- Compact, ambidextrous design
- Clickable scroll wheel
- No programmable buttons
- No ergonomic features
SteelSeries Rival 650
Best wireless gaming mouse
Wireless gaming mice offer a critical advantage—no cord resistance to slow down your movements or mess with the precision of your aim. Our top pick is the the SteelSeries Rival 650. It features an eye-catching design, smart button placement, and of wealth customization options. It also uses a unique dual-sensor system, pairing SteelSeries’ exclusive TrueMove3 with a dedicated depth sensor that keeps your aim steady when you lift up and adjust the mouse.
The SteelSeries Rival 650 uses quick-charging tech similar to what you find in phones, giving you about 10 hours of charge from a mere 15 minutes plugged in. Best of all, you get all this for about half the price of its competitors.
To learn more read our full review of the SteelSeries Rival 650.
- Fast charging
- Comfortable and attractive design
- Removable weight system provides plenty of options
- Heavier than some might like
- Third thumb button is small and awkwardly placed
Best wireless gaming mouse for travel
You can use your main mouse for gaming on the road. But Logitech’s G603 is a better choice. This dedicated wireless gaming mouse features six programmable buttons, including the scroll wheel and a comfortable scoop shape that conforms to right-handers’ thumbs. Two AA batteries power up to 500 hours of gaming thanks to Logitech’s proprietary HERO sensor, which provides accurate performance with no smoothing, no acceleration, and no interference up to 12,000 DPI.
To learn more, read our full review of the Logitech G603.
- Adopts Logitech’s comfortable G703 scooped shape
- 500 hours of high-performance gaming off two AA batteries
- Flashy one-piece battery cover and button design
- Heavy, thanks to the dual batteries
- Hard to say how durable the buttons will be over time
What to look for in a wireless mouse
In lieu of a cord, wireless mice connect in one of two ways: via Bluetooth or radio frequencies. Most modern computers ship with Bluetooth support, so if you purchase a Bluetooth-compatible mouse, you’ll just need to pair the two devices to get up and running.
Wireless mice that connect using radio frequencies come with a USB-RF receiver that plugs into a USB port on your computer. This is a plug-and-play process and the mouse should talk to the receiver—often called a “dongle”—as soon as you plug it in. If you don’t or can’t keep the dongle plugged into your computer at all times—you only have so many USB ports, after all—you’ll have to vigilantly keep track of it. If you lose it, your mouse won’t be good for anything but a paper weight. For this reason, some mice come with a small compartment in which you can store the receiver when it’s not in use.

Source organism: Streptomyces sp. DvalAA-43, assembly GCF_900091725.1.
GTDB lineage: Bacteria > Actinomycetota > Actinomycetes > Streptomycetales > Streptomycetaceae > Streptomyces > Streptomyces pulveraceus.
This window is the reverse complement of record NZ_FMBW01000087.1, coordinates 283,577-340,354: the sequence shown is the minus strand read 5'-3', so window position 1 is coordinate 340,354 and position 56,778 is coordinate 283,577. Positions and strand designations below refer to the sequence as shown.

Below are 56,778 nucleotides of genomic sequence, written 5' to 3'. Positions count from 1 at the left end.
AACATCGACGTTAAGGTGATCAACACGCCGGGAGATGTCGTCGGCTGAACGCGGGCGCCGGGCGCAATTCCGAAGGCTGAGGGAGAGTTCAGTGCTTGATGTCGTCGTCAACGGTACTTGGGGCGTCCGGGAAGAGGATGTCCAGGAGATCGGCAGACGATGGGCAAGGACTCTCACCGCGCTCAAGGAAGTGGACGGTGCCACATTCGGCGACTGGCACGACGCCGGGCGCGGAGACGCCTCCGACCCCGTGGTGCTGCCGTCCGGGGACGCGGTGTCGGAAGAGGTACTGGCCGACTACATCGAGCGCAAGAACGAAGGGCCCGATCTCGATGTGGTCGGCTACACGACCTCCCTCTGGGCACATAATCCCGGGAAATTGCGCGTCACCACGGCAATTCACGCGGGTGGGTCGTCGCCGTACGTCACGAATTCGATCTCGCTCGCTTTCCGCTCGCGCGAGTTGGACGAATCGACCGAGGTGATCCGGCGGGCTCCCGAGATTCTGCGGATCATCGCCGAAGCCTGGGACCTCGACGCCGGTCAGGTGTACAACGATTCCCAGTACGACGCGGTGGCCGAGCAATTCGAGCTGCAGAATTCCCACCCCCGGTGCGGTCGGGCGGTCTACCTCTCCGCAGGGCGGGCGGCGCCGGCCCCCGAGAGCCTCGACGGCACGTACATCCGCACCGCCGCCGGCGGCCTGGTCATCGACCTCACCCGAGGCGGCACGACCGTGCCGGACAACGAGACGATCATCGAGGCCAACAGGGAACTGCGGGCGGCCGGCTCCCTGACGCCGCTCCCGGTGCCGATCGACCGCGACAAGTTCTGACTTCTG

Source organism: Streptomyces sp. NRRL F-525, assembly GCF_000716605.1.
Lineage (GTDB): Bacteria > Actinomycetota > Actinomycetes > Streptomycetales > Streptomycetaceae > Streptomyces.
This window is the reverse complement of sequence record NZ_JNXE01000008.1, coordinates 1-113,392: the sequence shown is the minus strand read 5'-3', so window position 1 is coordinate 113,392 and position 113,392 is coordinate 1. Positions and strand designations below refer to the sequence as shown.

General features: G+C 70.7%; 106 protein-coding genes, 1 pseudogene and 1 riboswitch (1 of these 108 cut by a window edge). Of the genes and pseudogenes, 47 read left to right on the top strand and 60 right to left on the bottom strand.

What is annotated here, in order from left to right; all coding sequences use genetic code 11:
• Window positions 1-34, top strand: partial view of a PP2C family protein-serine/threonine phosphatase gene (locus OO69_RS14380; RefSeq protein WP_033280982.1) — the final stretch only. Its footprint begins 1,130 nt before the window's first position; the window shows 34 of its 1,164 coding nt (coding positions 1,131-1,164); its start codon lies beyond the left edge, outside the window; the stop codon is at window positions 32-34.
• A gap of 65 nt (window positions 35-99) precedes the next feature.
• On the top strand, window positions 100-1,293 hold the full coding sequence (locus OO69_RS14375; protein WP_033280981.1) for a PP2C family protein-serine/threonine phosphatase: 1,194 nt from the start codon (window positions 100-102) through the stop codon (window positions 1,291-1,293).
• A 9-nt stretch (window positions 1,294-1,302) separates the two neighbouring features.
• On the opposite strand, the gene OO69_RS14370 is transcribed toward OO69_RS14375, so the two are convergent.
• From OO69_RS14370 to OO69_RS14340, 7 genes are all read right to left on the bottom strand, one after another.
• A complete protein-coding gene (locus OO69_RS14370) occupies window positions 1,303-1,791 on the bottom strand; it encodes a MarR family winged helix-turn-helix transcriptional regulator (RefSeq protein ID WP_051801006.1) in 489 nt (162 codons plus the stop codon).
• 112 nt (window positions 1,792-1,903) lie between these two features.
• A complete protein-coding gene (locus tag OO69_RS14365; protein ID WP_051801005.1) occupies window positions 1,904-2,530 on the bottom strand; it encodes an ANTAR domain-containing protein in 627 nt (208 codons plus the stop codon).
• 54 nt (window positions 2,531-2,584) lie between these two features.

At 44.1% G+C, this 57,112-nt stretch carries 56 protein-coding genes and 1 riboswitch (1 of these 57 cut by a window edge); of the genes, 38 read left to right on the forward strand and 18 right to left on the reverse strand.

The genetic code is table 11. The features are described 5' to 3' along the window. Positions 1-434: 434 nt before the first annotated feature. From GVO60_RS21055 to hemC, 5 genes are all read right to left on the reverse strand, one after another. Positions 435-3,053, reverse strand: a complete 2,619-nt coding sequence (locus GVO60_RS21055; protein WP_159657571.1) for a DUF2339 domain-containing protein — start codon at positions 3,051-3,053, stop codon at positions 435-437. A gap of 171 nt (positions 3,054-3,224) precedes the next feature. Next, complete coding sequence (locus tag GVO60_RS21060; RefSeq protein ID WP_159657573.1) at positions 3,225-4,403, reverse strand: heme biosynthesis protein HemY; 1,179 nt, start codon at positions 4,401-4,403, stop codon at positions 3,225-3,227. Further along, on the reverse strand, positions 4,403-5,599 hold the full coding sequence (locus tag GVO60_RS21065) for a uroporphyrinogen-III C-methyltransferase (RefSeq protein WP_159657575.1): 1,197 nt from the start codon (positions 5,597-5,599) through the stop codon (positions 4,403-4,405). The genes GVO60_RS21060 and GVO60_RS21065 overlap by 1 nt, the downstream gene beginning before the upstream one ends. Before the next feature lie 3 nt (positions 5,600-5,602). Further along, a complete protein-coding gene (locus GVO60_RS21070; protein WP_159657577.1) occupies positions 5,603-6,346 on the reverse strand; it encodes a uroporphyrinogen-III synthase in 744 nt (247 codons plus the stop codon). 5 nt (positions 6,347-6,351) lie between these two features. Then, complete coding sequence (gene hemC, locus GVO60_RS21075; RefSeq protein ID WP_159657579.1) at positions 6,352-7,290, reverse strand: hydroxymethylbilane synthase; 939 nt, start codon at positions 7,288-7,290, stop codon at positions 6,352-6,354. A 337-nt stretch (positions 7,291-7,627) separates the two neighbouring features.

The main concern with wireless connectivity is latency. If your input doesn’t register onscreen nearly instantly, you productivity will quickly take a hit. A mouse’s responsiveness is even more critical when gaming, where quick reflexes can be the difference between virtual life and death.
Unfortunately, there’s little agreement around which connectivity method is faster. Gaming companies like Razer and SteelSeries claim RF connections have the advantage, and that is likely true for gaming. But the latency difference between Bluetooth and RF, which is measured in tenths of a millisecond, is probably negligible for productivity. In our tests, we saw little difference between the two types of connectivity during basic work tasks.
Mouse use has been implicated in repetitive stress injuries for years, and manufacturers have responded with all kinds of quirky designs they claim will prevent or relieve wrist and arm pain. They have tweaked the mouse’s sculpt, button position, and shape seemingly every which way to facilitate a more natural angle for your arm when it’s moving and at rest. But just because the box says a mouse is ergonomic doesn’t mean it’s guaranteed to reduce your discomfort. The only way to tell for sure is to use it for a period of time, and unfortunately retailers don’t typically allow test drives.
Still, for designers, PC gamers, and others who who spend continuous hours using a mouse, prioritizing an ergonomic model is probably worth it. Just remember, the type of mouse you use is only one factor in minimizing RSIs, and your habits may be an even more important factor.
While the functions of left and right buttons and the scroll wheel are clear, many mice include additional buttons on the side and/or top of the mouse that you can configure for custom tasks. Mapping these buttons to things like the back button of your browser, “cut” and “paste” commands, or other repetitive tasks can save you a lot of time in the long run. Typically, if a mouse comes with a half-dozen buttons, it will also include the manufacturer’s software for programming them.